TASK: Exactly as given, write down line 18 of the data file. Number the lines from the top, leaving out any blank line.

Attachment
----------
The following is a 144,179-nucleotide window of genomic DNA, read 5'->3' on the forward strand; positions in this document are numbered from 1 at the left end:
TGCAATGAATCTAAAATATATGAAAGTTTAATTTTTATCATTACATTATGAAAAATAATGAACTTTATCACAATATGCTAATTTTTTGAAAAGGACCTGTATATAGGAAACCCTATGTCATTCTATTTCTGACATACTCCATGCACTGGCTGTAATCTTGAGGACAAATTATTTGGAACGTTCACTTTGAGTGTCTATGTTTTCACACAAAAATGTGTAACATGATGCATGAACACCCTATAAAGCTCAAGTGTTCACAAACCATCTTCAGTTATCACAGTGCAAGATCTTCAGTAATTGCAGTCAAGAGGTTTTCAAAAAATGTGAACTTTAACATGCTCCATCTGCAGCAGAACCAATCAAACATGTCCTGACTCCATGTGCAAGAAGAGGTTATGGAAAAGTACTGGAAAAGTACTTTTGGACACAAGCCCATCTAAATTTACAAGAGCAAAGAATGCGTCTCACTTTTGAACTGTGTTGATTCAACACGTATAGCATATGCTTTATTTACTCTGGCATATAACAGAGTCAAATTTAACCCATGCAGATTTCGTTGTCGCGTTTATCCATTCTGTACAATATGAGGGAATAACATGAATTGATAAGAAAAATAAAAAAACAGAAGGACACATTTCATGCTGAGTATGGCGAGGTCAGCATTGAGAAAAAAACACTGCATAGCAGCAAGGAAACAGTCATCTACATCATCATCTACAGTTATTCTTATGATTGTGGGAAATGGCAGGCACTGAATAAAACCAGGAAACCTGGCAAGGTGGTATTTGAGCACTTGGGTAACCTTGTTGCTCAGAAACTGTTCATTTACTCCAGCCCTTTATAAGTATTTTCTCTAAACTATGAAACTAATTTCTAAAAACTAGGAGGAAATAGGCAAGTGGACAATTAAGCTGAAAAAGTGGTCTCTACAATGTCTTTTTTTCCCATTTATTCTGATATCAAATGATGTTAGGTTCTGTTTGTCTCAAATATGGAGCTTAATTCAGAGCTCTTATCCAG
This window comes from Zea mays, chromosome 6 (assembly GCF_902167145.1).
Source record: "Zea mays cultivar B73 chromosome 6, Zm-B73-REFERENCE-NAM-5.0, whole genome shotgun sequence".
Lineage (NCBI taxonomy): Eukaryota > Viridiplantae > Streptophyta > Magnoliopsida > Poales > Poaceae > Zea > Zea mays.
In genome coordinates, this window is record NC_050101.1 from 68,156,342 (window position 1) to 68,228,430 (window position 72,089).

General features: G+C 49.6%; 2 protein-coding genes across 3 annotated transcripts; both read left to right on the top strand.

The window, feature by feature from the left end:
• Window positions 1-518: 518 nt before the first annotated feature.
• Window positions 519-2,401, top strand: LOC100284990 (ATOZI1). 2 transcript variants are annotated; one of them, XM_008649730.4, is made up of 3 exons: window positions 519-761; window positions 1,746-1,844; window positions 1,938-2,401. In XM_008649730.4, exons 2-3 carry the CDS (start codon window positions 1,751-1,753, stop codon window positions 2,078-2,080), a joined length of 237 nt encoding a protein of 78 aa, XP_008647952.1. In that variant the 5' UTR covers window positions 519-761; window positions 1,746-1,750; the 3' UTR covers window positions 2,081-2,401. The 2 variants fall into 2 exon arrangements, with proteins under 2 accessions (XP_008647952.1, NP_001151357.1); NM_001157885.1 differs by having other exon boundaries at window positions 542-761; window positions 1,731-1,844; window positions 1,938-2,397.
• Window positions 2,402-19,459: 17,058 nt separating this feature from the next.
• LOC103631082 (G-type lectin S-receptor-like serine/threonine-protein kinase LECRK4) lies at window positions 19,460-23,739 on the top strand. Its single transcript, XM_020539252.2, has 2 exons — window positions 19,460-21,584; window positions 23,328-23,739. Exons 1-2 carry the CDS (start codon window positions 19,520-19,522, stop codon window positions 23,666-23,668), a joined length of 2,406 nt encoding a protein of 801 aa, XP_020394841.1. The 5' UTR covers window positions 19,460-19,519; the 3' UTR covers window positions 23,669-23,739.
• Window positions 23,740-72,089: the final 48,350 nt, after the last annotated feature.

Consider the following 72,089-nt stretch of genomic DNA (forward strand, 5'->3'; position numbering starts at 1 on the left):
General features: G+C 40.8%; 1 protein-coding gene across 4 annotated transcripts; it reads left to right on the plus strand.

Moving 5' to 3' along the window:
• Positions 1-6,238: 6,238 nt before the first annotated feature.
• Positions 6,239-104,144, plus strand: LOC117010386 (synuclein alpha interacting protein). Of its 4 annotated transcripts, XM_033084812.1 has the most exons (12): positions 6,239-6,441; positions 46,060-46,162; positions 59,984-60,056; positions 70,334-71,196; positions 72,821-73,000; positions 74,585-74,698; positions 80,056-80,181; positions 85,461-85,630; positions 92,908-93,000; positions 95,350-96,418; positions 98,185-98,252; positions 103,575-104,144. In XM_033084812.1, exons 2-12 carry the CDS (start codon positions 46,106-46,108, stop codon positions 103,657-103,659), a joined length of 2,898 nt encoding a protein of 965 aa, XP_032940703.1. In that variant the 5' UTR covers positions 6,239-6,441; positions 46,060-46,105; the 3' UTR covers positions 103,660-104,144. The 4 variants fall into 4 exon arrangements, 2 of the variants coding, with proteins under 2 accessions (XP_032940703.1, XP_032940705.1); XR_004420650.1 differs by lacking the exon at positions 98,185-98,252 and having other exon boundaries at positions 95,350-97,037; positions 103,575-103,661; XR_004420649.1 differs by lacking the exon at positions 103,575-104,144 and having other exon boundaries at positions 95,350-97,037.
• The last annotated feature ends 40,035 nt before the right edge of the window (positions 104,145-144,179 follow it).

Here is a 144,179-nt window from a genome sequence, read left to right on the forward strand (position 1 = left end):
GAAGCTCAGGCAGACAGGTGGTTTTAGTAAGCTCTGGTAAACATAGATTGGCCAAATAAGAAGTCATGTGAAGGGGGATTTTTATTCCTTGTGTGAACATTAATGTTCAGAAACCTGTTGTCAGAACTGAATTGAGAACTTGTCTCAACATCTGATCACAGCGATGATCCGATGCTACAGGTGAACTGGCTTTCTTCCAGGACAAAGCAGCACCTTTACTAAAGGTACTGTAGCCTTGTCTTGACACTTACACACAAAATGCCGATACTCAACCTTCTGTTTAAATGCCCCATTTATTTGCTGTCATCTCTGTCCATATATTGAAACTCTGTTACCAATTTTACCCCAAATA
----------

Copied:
• Positions 6,239-104,144, plus strand: LOC117010386 (synuclein alpha interacting protein). Of its 4 annotated transcripts, XM_033084812.1 has the most exons (12): positions 6,239-6,441; positions 46,060-46,162; positions 59,984-60,056; positions 70,334-71,196; positions 72,821-73,000; positions 74,585-74,698; positions 80,056-80,181; positions 85,461-85,630; positions 92,908-93,000; positions 95,350-96,418; positions 98,185-98,252; positions 103,575-104,144. In XM_033084812.1, exons 2-12 carry the CDS (start codon positions 46,106-46,108, stop codon positions 103,657-103,659), a joined length of 2,898 nt encoding a protein of 965 aa, XP_032940703.1. In that variant the 5' UTR covers positions 6,239-6,441; positions 46,060-46,105; the 3' UTR covers positions 103,660-104,144. The 4 variants fall into 4 exon arrangements, 2 of the variants coding, with proteins under 2 accessions (XP_032940703.1, XP_032940705.1); XR_004420650.1 differs by lacking the exon at positions 98,185-98,252 and having other exon boundaries at positions 95,350-97,037; positions 103,575-103,661; XR_004420649.1 differs by lacking the exon at positions 103,575-104,144 and having other exon boundaries at positions 95,350-97,037.